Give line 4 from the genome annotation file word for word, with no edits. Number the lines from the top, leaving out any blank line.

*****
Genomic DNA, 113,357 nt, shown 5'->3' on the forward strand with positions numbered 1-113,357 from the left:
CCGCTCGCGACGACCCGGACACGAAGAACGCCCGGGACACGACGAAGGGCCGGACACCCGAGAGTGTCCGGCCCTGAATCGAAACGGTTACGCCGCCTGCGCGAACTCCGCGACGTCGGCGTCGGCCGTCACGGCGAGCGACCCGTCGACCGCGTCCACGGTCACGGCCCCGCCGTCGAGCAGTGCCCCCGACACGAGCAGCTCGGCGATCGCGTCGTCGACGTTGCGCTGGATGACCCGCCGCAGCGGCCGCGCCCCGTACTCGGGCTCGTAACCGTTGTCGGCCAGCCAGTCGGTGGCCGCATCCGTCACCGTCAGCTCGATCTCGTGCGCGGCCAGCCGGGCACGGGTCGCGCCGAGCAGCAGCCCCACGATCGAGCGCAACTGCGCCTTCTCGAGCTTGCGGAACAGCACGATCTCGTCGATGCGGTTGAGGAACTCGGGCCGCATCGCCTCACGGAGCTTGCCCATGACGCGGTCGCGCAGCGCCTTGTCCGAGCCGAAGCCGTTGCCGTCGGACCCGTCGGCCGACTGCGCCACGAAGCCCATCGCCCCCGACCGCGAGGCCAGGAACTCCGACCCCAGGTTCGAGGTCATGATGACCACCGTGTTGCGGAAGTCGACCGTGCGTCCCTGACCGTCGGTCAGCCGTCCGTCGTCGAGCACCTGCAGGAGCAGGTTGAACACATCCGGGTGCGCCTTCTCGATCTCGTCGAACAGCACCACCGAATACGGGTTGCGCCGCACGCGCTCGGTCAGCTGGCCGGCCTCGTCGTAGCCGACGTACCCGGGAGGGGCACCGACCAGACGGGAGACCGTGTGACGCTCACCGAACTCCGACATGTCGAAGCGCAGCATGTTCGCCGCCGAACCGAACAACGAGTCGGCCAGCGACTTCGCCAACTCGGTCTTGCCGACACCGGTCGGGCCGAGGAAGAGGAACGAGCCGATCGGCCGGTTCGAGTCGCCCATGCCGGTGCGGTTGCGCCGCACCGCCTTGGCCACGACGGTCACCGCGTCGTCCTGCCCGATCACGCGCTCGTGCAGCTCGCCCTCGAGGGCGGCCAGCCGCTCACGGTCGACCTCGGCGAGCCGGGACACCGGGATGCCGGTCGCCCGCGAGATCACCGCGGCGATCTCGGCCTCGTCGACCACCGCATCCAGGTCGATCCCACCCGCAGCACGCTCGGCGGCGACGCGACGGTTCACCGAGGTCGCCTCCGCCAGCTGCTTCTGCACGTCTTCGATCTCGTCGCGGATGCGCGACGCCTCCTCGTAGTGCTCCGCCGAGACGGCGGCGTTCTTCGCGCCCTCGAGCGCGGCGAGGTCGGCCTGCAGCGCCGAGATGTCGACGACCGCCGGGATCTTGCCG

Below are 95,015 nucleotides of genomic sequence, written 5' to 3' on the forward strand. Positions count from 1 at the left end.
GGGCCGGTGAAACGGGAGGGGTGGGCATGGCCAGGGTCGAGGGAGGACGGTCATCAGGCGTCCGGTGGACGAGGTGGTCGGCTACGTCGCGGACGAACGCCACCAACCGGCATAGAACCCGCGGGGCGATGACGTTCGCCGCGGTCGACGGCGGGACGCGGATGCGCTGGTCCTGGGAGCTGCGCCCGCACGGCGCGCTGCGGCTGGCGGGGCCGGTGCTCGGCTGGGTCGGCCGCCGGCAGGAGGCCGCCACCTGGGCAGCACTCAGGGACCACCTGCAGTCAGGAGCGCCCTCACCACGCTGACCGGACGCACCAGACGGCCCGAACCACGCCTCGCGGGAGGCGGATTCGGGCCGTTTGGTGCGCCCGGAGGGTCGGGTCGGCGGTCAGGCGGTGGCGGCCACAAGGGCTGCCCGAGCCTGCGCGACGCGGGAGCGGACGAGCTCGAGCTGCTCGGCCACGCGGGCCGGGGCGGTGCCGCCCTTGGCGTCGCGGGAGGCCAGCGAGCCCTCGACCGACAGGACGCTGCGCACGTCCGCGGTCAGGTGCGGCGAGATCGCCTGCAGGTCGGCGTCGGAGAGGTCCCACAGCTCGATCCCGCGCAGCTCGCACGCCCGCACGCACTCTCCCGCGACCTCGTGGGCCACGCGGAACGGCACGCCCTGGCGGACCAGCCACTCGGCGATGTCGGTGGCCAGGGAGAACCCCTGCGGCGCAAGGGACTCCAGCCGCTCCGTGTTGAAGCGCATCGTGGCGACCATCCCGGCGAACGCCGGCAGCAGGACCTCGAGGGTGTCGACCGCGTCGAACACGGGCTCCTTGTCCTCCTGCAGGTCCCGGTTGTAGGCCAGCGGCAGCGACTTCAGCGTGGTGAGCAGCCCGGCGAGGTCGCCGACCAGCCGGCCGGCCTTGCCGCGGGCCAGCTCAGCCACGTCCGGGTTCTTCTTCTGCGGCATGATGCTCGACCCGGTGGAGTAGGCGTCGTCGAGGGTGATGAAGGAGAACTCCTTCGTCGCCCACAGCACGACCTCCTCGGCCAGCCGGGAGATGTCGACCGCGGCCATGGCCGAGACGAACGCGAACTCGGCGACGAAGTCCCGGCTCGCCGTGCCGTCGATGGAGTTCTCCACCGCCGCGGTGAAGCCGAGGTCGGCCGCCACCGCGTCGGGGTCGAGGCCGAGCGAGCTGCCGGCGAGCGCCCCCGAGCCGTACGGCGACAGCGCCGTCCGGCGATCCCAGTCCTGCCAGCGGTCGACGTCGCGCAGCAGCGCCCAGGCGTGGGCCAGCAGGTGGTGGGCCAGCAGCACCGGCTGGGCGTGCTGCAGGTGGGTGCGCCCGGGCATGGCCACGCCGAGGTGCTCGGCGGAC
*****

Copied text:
GGGCCGGTGAAACGGGAGGGGTGGGCATGGCCAGGGTCGAGGGAGGACGGTCATCAGGCGTCCGGTGGACGAGGTGGTCGGCTACGTCGCGGACGAACGCCACCAACCGGCATAGAACCCGCGGGGCGATGACGTTCGCCGCGGTCGACGGCGGGACGCGGATGCGCTGGTCCTGGGAGCTGCGCCCGCACGGCGCGCTGCGGCTGGCGGGGCCGGTGCTCGGCTGGGTCGGCCGCCGGCAGGAGGCCGCCACCTGGGCAGCACTCAGGGACCACCTGCAGTCAGGAGCGCCCTCACCACGCTGACCGGACGCACCAGACGGCCCGAACCACGCCTCGCGGGAGGCGGATTCGGGCCGTTTGGTGCGCCCGGAGGGTCGGGTCGGCGGTCAGGCGGTGGCGGCCACAAGGGCTGCCCGAGCCTGCGCGACGCGGGAGCGGACGAGCTCGAGCTGCTCGGCCACGCGGGCCGGGGCGGTGCCGCCCTTGGCGTCGCGGGAGGCCAGCGAGCCCTCGACCGACAGGACGCTGCGCACGTCCGCGGTCAGGTGCGGCGAGATCGCCTGCAGGTCGGCGTCGGAGAGGTCCCACAGCTCGATCCCGCGCAGCTCGCACGCCCGCACGCACTCTCCCGCGACCTCGTGGGCCACGCGGAACGGCACGCCCTGGCGGACCAGCCACTCGGCGATGTCGGTGGCCAGGGAGAACCCCTGCGGCGCAAGGGACTCCAGCCGCTCCGTGTTGAAGCGCATCGTGGCGACCATCCCGGCGAACGCCGGCAGCAGGACCTCGAGGGTGTCGACCGCGTCGAACACGGGCTCCTTGTCCTCCTGCAGGTCCCGGTTGTAGGCCAGCGGCAGCGACTTCAGCGTGGTGAGCAGCCCGGCGAGGTCGCCGACCAGCCGGCCGGCCTTGCCGCGGGCCAGCTCAGCCACGTCCGGGTTCTTCTTCTGCGGCATGATGCTCGACCCGGTGGAGTAGGCGTCGTCGAGGGTGATGAAGGAGAACTCCTTCGTCGCCCACAGCACGACCTCCTCGGCCAGCCGGGAGATGTCGACCGCGGCCATGGCCGAGACGAACGCGAACTCGGCGACGAAGTCCCGGCTCGCCGTGCCGTCGATGGAGTTCTCCACCGCCGCGGTGAAGCCGAGGTCGGCCGCCACCGCGTCGGGGTCGAGGCCGAGCGAGCTGCCGGCGAGCGCCCCCGAGCCGTACGGCGACAGCGCCGTCCGGCGATCCCAGTCCTGCCAGCGGTCGACGTCGCGCAGCAGCGCCCAGGCGTGGGCCAGCAGGTGGTGGGCCAGCAGCACCGGCTGGGCGTGCTGCAGGTGGGTGCGCCCGGGCATGGCCACGCCGAGGTGCTCGGCGGAC